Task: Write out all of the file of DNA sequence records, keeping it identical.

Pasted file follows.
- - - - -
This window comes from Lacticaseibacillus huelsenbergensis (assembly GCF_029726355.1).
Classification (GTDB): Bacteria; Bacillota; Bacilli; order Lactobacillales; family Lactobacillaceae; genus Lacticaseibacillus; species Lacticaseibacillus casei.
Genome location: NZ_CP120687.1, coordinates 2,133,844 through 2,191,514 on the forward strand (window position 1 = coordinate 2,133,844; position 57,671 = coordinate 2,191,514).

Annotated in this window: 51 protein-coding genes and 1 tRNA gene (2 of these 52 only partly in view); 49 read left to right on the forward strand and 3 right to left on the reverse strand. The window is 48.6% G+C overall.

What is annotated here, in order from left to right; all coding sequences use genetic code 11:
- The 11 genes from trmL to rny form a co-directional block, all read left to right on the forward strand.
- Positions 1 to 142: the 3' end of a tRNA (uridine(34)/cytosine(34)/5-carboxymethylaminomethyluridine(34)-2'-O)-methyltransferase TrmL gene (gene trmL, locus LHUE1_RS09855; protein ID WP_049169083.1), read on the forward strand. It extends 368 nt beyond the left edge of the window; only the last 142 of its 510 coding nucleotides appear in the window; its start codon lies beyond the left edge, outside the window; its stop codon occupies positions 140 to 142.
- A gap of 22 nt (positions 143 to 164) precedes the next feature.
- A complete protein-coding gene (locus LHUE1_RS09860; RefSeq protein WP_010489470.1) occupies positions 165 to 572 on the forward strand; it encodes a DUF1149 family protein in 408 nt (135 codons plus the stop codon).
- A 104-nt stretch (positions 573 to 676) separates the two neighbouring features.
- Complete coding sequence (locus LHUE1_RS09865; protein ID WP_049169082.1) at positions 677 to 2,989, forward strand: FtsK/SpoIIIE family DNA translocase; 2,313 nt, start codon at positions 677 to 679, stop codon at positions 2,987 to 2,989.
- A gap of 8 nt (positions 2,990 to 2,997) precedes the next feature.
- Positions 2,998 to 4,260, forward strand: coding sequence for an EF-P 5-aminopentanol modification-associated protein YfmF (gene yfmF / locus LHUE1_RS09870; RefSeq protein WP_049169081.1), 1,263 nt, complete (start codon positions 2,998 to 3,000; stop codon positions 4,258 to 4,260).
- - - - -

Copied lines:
This window comes from Lacticaseibacillus huelsenbergensis (assembly GCF_029726355.1).
Classification (GTDB): Bacteria; Bacillota; Bacilli; order Lactobacillales; family Lactobacillaceae; genus Lacticaseibacillus; species Lacticaseibacillus casei.
Genome location: NZ_CP120687.1, coordinates 2,133,844 through 2,191,514 on the forward strand (window position 1 = coordinate 2,133,844; position 57,671 = coordinate 2,191,514).

Annotated in this window: 51 protein-coding genes and 1 tRNA gene (2 of these 52 only partly in view); 49 read left to right on the forward strand and 3 right to left on the reverse strand. The window is 48.6% G+C overall.

What is annotated here, in order from left to right; all coding sequences use genetic code 11:
- The 11 genes from trmL to rny form a co-directional block, all read left to right on the forward strand.
- Positions 1 to 142: the 3' end of a tRNA (uridine(34)/cytosine(34)/5-carboxymethylaminomethyluridine(34)-2'-O)-methyltransferase TrmL gene (gene trmL, locus LHUE1_RS09855; protein ID WP_049169083.1), read on the forward strand. It extends 368 nt beyond the left edge of the window; only the last 142 of its 510 coding nucleotides appear in the window; its start codon lies beyond the left edge, outside the window; its stop codon occupies positions 140 to 142.
- A gap of 22 nt (positions 143 to 164) precedes the next feature.
- A complete protein-coding gene (locus LHUE1_RS09860; RefSeq protein WP_010489470.1) occupies positions 165 to 572 on the forward strand; it encodes a DUF1149 family protein in 408 nt (135 codons plus the stop codon).
- A 104-nt stretch (positions 573 to 676) separates the two neighbouring features.
- Complete coding sequence (locus LHUE1_RS09865; protein ID WP_049169082.1) at positions 677 to 2,989, forward strand: FtsK/SpoIIIE family DNA translocase; 2,313 nt, start codon at positions 677 to 679, stop codon at positions 2,987 to 2,989.
- A gap of 8 nt (positions 2,990 to 2,997) precedes the next feature.
- Positions 2,998 to 4,260, forward strand: coding sequence for an EF-P 5-aminopentanol modification-associated protein YfmF (gene yfmF / locus LHUE1_RS09870; RefSeq protein WP_049169081.1), 1,263 nt, complete (start codon positions 2,998 to 3,000; stop codon positions 4,258 to 4,260).